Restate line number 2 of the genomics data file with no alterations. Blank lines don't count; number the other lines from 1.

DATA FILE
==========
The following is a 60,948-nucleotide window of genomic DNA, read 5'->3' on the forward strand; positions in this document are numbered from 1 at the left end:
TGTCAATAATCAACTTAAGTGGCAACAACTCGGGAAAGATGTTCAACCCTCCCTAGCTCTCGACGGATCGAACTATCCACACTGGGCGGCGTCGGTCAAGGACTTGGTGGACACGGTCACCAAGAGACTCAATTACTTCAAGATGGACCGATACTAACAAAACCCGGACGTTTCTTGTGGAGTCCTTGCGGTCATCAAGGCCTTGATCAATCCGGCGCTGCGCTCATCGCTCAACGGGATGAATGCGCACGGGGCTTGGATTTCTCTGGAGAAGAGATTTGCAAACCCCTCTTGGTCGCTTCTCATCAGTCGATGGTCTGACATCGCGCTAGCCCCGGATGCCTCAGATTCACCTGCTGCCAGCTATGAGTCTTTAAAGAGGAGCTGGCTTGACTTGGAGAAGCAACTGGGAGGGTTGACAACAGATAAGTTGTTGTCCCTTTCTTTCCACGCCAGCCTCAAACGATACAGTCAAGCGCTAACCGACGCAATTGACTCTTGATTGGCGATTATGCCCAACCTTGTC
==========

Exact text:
TGTCAATAATCAACTTAAGTGGCAACAACTCGGGAAAGATGTTCAACCCTCCCTAGCTCTCGACGGATCGAACTATCCACACTGGGCGGCGTCGGTCAAGGACTTGGTGGACACGGTCACCAAGAGACTCAATTACTTCAAGATGGACCGATACTAACAAAACCCGGACGTTTCTTGTGGAGTCCTTGCGGTCATCAAGGCCTTGATCAATCCGGCGCTGCGCTCATCGCTCAACGGGATGAATGCGCACGGGGCTTGGATTTCTCTGGAGAAGAGATTTGCAAACCCCTCTTGGTCGCTTCTCATCAGTCGATGGTCTGACATCGCGCTAGCCCCGGATGCCTCAGATTCACCTGCTGCCAGCTATGAGTCTTTAAAGAGGAGCTGGCTTGACTTGGAGAAGCAACTGGGAGGGTTGACAACAGATAAGTTGTTGTCCCTTTCTTTCCACGCCAGCCTCAAACGATACAGTCAAGCGCTAACCGACGCAATTGACTCTTGATTGGCGATTATGCCCAACCTTGTC